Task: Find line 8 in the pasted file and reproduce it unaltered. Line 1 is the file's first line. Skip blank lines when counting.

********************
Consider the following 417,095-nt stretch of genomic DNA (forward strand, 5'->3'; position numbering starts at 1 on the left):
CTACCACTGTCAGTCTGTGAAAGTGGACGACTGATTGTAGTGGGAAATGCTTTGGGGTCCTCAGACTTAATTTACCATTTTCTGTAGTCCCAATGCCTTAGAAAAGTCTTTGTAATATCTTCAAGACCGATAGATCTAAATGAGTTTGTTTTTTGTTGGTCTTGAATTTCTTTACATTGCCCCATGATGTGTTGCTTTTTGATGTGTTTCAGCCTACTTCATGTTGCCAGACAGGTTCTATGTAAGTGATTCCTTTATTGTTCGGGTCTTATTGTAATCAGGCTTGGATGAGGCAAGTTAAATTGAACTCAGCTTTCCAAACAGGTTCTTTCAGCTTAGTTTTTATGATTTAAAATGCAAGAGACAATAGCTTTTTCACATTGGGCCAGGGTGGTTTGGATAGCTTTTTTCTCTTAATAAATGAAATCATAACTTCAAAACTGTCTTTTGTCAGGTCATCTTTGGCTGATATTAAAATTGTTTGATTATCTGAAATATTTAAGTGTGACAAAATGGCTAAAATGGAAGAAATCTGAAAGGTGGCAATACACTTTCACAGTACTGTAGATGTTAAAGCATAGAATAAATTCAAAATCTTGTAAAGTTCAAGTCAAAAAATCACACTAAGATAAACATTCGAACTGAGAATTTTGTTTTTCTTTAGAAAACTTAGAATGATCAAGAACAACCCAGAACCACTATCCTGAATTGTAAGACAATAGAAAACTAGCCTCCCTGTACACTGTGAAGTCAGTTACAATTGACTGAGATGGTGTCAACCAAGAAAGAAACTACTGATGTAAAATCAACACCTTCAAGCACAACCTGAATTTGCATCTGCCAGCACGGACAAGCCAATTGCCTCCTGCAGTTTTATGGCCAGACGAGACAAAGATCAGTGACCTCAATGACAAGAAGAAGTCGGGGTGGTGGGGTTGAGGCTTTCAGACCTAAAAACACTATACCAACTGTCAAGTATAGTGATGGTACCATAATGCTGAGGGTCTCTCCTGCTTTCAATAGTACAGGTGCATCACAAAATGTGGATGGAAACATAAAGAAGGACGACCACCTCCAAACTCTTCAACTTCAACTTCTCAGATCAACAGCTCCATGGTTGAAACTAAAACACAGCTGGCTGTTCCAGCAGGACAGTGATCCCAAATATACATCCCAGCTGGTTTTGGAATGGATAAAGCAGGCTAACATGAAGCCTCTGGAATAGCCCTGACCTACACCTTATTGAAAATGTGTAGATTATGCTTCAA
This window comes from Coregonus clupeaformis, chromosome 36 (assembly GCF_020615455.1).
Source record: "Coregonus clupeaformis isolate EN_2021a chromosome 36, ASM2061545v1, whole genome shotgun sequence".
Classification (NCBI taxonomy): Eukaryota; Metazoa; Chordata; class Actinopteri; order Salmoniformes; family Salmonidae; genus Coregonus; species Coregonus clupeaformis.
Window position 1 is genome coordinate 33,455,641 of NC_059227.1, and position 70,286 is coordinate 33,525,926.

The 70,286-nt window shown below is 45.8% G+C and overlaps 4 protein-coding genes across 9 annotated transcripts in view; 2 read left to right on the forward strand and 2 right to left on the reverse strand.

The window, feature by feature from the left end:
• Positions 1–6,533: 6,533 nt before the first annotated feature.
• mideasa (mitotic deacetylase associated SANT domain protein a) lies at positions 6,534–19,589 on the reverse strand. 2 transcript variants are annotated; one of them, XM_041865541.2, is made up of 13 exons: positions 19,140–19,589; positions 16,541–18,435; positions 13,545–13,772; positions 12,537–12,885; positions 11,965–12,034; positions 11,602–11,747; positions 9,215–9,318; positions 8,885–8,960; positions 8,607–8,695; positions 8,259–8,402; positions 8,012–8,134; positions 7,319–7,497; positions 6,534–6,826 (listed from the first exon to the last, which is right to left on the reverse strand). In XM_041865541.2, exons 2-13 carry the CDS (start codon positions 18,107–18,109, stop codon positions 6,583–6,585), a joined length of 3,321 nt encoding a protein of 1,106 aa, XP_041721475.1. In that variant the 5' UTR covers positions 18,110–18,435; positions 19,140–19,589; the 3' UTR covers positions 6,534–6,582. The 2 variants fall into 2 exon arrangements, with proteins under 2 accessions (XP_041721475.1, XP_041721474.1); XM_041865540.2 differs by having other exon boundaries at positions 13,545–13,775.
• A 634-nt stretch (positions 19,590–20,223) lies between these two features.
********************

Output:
The window, feature by feature from the left end: